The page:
Mark Langedijk, a 41-year-old alcoholic living in the Netherlands, didn’t want to live anymore. His addiction had taken everything from him for eight agonizingly long years – his career, his family, his health. And yet he had done everything in his power to get better, including 21 hospital stays and rehab admissions. But nothing worked, and he had become increasingly unable to cope with his life of constant suffering.
Mark received a lethal injection at his parents’ home on July 14 of this year. According to his brother, Marcel Langedijk, Mark had no second thoughts about ending his life. It was well-thought out and carefully planned for a year and a half with his doctor. When the time came for him to take his last breath, there was no pain or struggle – just relief.
A Shocking Trend
Being put to death in the Netherlands is legal through the Termination of Life on Request and Assisted Suicide Act. In 2002, euthanasia in the Netherlands was legalized for those with “unbearable suffering and no prospect of improvement,” to relieve those struggling from addictions or other traumatic experiences. Another case that fell into this category was a sex abuse victim who suffered severe anorexia, chronic depression and hallucinations. She ended her life earlier this year.
More than 5,500 people ended their life using Holland’s euthanasia laws last year, with the number of those with mental health problems taking a sharp increase. Fifty six people resorted to euthanasia in 2015 due to an “insufferable” mental illness, whereas just two did so in 2010.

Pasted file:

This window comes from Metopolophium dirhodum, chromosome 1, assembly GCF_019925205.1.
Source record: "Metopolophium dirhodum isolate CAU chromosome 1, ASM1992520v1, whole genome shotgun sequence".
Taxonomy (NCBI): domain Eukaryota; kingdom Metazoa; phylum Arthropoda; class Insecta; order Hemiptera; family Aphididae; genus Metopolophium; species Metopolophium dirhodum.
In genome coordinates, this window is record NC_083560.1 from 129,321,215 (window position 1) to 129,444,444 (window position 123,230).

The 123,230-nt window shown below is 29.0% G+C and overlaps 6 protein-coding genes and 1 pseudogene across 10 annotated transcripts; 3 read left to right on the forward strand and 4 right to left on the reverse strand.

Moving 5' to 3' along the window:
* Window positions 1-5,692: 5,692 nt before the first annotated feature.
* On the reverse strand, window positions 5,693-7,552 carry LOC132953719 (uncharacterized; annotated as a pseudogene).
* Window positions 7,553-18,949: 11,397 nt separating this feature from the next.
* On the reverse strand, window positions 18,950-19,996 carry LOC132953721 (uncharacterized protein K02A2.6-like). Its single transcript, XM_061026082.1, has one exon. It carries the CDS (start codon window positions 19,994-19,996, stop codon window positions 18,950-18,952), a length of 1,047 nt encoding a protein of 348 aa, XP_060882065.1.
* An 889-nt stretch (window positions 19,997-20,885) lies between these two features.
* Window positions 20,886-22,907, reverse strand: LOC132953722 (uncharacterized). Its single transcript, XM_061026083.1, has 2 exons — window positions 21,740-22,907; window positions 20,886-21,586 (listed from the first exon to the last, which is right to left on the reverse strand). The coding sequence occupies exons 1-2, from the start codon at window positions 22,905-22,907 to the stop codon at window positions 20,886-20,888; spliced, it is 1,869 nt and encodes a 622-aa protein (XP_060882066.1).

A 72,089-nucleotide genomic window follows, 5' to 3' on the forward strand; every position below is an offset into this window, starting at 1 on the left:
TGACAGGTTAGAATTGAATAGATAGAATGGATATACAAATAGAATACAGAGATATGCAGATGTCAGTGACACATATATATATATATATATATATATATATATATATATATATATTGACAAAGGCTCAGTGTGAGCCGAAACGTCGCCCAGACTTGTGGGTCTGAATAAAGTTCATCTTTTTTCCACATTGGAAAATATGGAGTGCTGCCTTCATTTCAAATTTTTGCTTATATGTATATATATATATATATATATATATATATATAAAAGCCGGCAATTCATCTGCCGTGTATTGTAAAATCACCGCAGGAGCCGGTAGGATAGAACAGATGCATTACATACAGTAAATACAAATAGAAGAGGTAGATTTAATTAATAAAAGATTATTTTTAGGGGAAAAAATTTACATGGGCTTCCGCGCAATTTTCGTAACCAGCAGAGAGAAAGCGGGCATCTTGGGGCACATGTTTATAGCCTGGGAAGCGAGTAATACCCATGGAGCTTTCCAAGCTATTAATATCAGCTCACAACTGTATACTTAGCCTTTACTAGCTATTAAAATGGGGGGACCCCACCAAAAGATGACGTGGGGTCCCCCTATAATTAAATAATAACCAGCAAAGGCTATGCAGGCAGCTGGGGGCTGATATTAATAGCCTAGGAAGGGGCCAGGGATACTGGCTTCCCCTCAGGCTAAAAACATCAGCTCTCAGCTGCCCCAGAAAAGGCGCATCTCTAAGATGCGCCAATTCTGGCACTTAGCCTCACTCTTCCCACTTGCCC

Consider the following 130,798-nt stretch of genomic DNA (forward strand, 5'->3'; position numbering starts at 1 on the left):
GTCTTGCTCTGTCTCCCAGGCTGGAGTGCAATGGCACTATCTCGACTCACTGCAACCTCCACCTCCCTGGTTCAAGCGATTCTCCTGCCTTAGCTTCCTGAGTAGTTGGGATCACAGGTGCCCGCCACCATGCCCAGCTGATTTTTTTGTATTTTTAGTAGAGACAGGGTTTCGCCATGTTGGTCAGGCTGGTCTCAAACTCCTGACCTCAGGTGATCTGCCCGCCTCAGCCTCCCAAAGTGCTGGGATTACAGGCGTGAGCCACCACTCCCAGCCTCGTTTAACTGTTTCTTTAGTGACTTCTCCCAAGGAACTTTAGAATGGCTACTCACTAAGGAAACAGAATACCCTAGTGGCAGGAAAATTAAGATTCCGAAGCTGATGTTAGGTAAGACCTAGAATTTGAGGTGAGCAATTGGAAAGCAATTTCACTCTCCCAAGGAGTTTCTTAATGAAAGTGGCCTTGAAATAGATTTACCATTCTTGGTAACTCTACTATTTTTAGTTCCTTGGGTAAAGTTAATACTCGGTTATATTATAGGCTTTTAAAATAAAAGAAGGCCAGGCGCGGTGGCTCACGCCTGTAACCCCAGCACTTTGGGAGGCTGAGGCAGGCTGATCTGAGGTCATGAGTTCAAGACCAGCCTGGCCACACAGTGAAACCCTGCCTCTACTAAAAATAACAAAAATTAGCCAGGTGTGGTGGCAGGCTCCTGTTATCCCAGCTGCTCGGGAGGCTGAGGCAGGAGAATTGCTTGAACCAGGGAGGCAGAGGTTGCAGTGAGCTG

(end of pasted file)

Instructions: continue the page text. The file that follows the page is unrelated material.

The Debate Rages On
Despite what seems to be a new trend, Dutch euthanasia laws remain incredibly controversial, especially to other countries. Opponents argue that euthanasia only gives doctors the legal power to kill their patients – a dangerous public policy to implement elsewhere. They believe programs should, instead, be developed which provide modern, available and effective help.
Yet, the family of Langedijk begs to differ. “You can close your eyes to it and keep telling yourself everyone is curable, but the fact remains, not everyone is,” his brother, Marcel, told the Independent. “My brother suffered from depression and anxiety and tried to ‘cure’ it with alcohol. He’s from a normal family, he did not want this to happen. He did not take an easy way out. Just a humane one.”
What do you think? Is ending someone’s life due to addiction or mental health issues a humane option for treatment? Weigh in with your comments below.
Additional Reading: Your Life Matters – Ending Addiction-Related Suicide
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